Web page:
Results:

Grades assigned to the indicators were Overall PA, D; Active Play and Leisure, C; Active Transportation, B; Sedentary Behaviors (screen-based, F and nonscreen-based, D); Overweight and Obesity, A; PA in Schools, C-; Government/Nongovernment Organizations/Private Sector/Policy, B. The following indicators were graded as Incomplete: Organized Sport and PA, Community and Built Environment, and Family and Peers.

Conclusions:

The overall PA levels of Nigerian children and youth seemed to be declining compared with the 2013 Report card but with slight improvement in active play and leisure, and PA in school settings. A substantial number of Nigerian children and youth still have high sedentary behaviors, overweight and obesity. Efforts are needed to promote PA among them.

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Chevelle M.A. Davis, Tetine L. Sentell, Juliana Fernandes de Souza Barbosa, Alban Ylli, Carmen-Lucia Curcio and Catherine M. Pirkle

older adults are attributed to noncommunicable diseases (NCDs; WHO, 2015b ). Older adults in MIC experience a greater burden of NCDs than those in high-income countries ( Hunter & Reddy, 2013 ; Miranda, Kinra, Casas, Davey Smith, & Ebrahim, 2008 ), which correlates with engagement in NCD behavioral

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Charbel El Bcheraoui, Marwa Tuffaha, Farah Daoud, Hannah Kravitz, Mohammad A. Al Mazroa, Mohammad Al Saeedi, Ziad A. Memish, Mohammed Basulaiman, Abdullah A. Al Rabeeah and Ali H. Mokdad

Background:

With the lack of appropriate data, we conducted a large household survey in 2013 to determine current rates of physical activity in the Kingdom of Saudi Arabia (KSA).

Methods:

The Saudi Health Interview Survey is a national multistage survey of individuals aged 15 years or older. We used a multivariate logistic regression model to measure association between sociodemographic and selected characteristics and meeting the recommended levels of moderate and vigorous weekly physical activity.

Results:

Of a total of 12,000 households contacted, 10,735 (89.4%) participants completed Saudi Health Interview Survey. An estimated 4.5 million (34.5%) Saudis aged 15 years or older reported no weekly physical activity, while only 1.7 million (12.9%) meet the recommended levels of moderate physical activity (MPA). The likelihood of meeting MPA decreased with age, education, among women, those with a history of diagnosis of select chronic conditions, including diabetes. Similar results were found for the likelihood of meeting the recommended levels of vigorous weekly physical activity.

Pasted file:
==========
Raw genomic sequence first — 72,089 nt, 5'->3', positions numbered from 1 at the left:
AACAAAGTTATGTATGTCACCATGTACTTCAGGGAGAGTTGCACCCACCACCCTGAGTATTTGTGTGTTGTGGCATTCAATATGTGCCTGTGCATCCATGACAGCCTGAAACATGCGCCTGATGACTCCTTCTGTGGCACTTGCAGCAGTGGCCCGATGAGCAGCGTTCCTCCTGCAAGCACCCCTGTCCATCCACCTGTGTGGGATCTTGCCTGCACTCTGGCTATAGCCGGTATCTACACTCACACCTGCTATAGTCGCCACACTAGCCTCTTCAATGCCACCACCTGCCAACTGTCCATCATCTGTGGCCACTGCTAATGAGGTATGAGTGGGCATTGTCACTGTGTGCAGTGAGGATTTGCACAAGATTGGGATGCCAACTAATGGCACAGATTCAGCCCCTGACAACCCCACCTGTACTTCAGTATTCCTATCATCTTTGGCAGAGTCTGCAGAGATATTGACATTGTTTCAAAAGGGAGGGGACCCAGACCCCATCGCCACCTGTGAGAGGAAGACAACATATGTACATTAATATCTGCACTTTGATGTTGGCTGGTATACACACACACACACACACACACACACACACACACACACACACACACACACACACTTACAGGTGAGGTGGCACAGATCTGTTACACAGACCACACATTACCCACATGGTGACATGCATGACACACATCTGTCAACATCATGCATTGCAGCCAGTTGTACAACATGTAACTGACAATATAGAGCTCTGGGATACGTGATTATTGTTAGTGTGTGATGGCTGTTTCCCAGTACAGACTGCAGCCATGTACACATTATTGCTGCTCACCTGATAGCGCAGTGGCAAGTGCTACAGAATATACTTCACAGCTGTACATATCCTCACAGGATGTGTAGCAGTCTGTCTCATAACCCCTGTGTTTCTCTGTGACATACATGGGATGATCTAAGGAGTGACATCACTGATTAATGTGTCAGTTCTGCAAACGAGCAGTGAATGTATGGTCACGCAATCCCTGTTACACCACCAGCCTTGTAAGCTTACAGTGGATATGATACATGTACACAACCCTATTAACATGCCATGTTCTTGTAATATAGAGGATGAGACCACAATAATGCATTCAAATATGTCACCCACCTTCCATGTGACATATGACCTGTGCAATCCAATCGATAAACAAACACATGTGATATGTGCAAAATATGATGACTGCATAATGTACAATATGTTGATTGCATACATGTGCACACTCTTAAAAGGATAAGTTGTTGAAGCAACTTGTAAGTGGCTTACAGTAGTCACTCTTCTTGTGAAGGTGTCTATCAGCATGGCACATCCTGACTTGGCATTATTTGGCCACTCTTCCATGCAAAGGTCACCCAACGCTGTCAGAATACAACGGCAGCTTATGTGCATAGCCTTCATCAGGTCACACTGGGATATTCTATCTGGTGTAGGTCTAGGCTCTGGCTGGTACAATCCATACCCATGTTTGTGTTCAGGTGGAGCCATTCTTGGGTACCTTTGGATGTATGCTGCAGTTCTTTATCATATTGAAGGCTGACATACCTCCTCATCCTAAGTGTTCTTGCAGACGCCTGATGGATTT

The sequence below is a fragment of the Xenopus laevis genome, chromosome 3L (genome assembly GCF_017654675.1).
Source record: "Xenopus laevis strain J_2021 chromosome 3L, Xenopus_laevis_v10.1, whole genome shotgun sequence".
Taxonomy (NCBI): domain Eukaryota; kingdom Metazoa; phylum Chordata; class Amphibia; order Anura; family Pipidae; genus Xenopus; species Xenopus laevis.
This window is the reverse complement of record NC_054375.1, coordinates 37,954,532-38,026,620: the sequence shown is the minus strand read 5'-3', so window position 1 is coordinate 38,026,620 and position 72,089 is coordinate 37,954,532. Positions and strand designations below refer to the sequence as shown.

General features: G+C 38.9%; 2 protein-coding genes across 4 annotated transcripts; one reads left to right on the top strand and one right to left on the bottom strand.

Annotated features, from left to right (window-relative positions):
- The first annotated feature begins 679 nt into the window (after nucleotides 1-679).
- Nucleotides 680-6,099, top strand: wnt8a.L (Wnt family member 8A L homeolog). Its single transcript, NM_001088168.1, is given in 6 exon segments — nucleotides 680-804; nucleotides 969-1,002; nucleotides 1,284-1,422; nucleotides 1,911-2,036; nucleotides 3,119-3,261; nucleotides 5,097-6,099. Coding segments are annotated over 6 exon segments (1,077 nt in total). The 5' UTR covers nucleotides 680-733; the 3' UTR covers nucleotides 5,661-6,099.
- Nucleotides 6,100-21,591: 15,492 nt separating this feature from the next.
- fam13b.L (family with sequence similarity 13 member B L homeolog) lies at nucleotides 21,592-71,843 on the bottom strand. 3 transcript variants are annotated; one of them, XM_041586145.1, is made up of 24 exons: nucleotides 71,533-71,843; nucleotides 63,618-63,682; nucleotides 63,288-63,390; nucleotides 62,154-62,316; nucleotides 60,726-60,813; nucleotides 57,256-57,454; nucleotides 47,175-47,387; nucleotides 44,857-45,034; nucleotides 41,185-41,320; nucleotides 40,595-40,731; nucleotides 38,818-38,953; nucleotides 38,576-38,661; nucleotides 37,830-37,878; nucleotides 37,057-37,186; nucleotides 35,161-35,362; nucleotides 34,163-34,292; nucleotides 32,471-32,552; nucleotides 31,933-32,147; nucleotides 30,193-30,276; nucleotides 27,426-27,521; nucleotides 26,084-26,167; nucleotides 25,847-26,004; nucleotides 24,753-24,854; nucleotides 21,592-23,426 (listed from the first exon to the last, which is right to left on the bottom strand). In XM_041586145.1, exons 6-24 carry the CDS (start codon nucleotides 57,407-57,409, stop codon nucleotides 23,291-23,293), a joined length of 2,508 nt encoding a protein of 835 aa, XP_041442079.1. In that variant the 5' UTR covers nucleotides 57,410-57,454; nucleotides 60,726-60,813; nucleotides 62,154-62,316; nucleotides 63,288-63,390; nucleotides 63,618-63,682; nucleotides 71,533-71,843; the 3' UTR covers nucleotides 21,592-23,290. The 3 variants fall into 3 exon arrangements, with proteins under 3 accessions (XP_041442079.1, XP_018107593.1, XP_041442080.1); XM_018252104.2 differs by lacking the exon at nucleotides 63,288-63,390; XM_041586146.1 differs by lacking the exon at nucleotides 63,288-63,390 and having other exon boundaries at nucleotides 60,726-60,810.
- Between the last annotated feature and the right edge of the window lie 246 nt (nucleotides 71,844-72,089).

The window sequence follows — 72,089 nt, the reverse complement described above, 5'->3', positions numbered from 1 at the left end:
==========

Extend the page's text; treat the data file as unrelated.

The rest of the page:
Conclusions:

We found very low levels of physical activity in KSA. Perhaps, KSA can challenge communities or employers to devise solutions and reward those with the best results. These solutions would be of great value to other Gulf countries, as well.

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Adilson Marques, Miguel Peralta, João Martins, Élvio R. Gouveia and Miguel G. Valeiro

Aim : To assess the relationship between low-to-moderate–intensity physical activity (LMPA) in 2011 and chronic diseases in 2011 and 2013 among older European adults. Methods : Participants (16,157 men and 21,260 women) from 13 European countries were interviewed about the presence of chronic conditions and LMPA. The association between LMPA and number of chronic diseases was assessed using logistic regression models. Results : Most of the older adults participated in LMPA more than once a week (81.9%), 8.4% participated once a week, and 9.3% did not participate. The prevalence of chronic diseases was significantly lower among those who reported engaging in LMPA. The LMPA in 2011 was related with lower odds of having several chronic diseases in 2013. Conclusion : Engaging in LMPA is associated with reduced risk for chronic diseases in older European men and women. Even the practice of LMPA once a week seems to be enough to diminish the risk of having chronic diseases.